The number of available professional jobs increased by more than a quarter in the first three months of the year compared to a year ago, according to new figures from recruiter Morgan McKinley.

The sectors which experienced particularly strong growth in the number of jobs to spare include firms in the areas of financial services, human resources and engineering.

Trayc Keevans, a director of Morgan McKinley, says that the month of March typically sees more professional job seekers registering because bonuses are paid out and they are seeking new opportunities. What is significant is that the number of job seekers who registered this year is 20% more than the same month last year which she said reflected a confidence in the work force. It is also a positive sign for the economy as a whole with a lot of investments in a number of areas including IT, HR as well as learning and development, she adds. Companies are investing in career pathways as they recognise that skills shortages are developing in some areas and they need to be in a position to capitalise on that and attract that workforce. 

While the remit of HR is broader than recruitment, Ms Keevans says that hiring more HR staff is a signal that a company is expanding. On the back of last year's record level of foreign direct investment, she says the country is seeing more overseas companies setting up here in the areas of data analytics and digital marketing. But a new trend is also emerging which sees investment banks seeking to set up front office trading functions in Dublin - a trend which Ms Keevans describes as very exciting.

MORNING BRIEFS - Recruiter Hays says it has 60 new full-time positions to fill in its offices in Dublin, Cork, Galway and Limerick.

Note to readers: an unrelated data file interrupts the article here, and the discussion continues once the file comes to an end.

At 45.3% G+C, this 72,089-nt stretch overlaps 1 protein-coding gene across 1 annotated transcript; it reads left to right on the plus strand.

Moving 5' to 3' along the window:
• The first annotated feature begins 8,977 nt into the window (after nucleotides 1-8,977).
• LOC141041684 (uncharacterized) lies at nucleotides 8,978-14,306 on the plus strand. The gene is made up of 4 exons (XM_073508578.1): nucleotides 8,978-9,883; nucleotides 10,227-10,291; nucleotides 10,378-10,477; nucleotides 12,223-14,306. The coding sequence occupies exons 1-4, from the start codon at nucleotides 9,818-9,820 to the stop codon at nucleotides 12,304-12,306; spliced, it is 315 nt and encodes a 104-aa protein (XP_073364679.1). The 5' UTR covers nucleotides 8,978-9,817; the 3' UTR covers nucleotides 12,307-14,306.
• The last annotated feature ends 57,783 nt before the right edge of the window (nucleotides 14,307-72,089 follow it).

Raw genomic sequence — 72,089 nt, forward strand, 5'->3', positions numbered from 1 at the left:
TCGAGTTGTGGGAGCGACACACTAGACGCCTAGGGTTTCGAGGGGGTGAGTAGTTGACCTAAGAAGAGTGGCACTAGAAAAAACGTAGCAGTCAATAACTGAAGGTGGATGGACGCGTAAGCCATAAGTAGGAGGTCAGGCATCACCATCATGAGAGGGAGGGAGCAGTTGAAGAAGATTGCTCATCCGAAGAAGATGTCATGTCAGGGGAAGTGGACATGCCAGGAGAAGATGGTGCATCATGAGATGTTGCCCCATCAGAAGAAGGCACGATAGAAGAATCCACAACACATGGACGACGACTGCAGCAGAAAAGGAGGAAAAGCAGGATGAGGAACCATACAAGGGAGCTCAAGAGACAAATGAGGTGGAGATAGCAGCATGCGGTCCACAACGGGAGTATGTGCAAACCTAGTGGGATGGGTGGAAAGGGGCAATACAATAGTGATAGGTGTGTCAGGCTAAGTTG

*** The EU is expected to set out later today the action it will take against Google over alleged anti-competitive behaviour. reports suggest that the competition commissioner will announce that a "statement of objections" is being prepared. This would mark an escalation in the Commission's handling of complaints that Google favours its own products in search engine results. Google accounts for more than a 90% share of EU-based web searches. The European Commission has been investigating the antitrust allegations - made by Microsoft, Tripadvisor, Streetmap and others - since 2010. 

*** Intel, the world's biggest maker of semiconductors, has reported first-quarter earnings that were slightly higher than the same time last year. Intel has for several years struggled with slowing demand for PCs, as consumers turn to mobile phones and tablets. But the company said it was optimistic, adding that "600 million PCs are out there, growing old by the day, and they're more than four years old." Intel executives hope a new release of Microsoft's PC operating system, scheduled for this summer, will improve demand for the company's chips.

*** New figures show that the Chinese economy grew at its slowest pace in six years in the first three months of this year as the country tries to shift the economy away from smokestack industries towards domestic consumption and services. Growth slowed to 7% from 7.3% in the final three months of last year. This comes just after the IMF said India was expected to outperform China in economic growth for the first time in 16 years.